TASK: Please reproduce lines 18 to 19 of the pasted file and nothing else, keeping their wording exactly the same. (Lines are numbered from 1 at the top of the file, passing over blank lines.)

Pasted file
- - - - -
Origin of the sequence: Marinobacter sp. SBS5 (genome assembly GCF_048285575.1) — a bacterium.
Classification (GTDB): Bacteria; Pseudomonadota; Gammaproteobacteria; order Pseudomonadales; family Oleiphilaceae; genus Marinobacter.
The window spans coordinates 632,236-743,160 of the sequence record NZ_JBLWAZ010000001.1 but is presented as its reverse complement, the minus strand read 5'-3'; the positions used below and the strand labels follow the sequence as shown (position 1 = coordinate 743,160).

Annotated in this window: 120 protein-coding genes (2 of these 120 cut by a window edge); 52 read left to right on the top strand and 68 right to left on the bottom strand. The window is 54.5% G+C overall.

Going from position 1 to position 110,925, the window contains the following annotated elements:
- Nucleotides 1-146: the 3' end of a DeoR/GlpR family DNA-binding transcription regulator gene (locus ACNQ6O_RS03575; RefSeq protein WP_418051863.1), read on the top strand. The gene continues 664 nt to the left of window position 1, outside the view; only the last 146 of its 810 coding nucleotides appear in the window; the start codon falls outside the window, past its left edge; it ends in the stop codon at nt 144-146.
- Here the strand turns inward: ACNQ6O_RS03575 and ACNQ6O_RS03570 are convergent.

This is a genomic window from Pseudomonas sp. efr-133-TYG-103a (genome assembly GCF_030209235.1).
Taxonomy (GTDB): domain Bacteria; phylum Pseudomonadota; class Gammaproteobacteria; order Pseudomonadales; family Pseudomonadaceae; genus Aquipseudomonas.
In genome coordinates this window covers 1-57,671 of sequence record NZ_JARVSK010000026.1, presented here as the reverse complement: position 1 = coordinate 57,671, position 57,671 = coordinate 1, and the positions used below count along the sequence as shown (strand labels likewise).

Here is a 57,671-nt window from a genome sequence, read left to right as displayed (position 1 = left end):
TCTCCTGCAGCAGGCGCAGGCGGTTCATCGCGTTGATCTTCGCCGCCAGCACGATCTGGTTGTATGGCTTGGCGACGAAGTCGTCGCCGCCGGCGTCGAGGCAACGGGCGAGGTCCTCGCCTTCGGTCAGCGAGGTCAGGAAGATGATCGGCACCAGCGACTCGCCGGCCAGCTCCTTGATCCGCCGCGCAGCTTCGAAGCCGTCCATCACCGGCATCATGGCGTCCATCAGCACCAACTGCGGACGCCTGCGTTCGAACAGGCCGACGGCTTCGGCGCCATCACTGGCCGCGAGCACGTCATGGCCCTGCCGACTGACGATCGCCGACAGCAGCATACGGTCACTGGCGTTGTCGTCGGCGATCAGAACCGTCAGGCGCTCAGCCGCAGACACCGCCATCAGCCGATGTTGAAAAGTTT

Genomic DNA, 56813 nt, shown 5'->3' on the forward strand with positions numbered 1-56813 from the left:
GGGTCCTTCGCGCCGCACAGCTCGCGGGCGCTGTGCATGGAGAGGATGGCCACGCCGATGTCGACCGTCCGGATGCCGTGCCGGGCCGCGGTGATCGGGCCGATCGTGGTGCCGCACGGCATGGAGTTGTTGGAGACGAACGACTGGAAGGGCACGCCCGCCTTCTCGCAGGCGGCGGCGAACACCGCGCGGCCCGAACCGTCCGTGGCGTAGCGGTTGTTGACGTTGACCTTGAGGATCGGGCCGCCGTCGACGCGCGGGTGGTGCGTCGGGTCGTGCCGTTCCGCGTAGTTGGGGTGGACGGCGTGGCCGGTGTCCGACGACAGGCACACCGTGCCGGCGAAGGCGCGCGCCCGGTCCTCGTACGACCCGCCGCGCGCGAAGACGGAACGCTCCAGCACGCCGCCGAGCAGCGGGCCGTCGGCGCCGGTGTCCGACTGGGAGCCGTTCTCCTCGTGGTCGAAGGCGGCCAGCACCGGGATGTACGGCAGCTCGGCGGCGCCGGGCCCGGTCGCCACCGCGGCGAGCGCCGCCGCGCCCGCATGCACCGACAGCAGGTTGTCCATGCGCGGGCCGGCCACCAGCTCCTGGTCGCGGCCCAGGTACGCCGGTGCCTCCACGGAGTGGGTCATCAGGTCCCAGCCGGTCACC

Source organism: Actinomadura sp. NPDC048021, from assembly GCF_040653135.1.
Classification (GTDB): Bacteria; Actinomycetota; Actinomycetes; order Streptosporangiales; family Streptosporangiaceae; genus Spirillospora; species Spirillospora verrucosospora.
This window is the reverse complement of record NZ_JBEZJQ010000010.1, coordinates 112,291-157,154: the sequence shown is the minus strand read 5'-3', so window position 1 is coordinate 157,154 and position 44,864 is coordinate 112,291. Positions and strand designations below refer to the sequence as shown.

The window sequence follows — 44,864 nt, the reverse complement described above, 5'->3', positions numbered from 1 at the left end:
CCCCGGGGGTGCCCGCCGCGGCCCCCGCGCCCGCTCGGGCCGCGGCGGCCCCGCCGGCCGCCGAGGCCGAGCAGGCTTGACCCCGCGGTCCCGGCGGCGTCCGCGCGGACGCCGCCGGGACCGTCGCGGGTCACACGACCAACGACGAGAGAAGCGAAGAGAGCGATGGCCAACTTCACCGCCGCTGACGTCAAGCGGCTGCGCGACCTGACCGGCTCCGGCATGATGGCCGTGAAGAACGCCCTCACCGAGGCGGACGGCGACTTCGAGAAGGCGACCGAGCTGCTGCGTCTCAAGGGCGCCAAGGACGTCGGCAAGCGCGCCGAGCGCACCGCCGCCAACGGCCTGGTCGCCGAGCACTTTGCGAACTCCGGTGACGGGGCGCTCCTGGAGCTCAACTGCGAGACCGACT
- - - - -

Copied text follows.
The window sequence follows — 44,864 nt, the reverse complement described above, 5'->3', positions numbered from 1 at the left end:
CCCCGGGGGTGCCCGCCGCGGCCCCCGCGCCCGCTCGGGCCGCGGCGGCCCCGCCGGCCGCCGAGGCCGAGCAGGCTTGACCCCGCGGTCCCGGCGGCGTCCGCGCGGACGCCGCCGGGACCGTCGCGGGTCACACGACCAACGACGAGAGAAGCGAAGAGAGCGATGGCCAACTTCACCGCCGCTGACGTCAAGCGGCTGCGCGACCTGACCGGCTCCGGCATGATGGCCGTGAAGAACGCCCTCACCGAGGCGGACGGCGACTTCGAGAAGGCGACCGAGCTGCTGCGTCTCAAGGGCGCCAAGGACGTCGGCAAGCGCGCCGAGCGCACCGCCGCCAACGGCCTGGTCGCCGAGCACTTTGCGAACTCCGGTGACGGGGCGCTCCTGGAGCTCAACTGCGAGACCGACT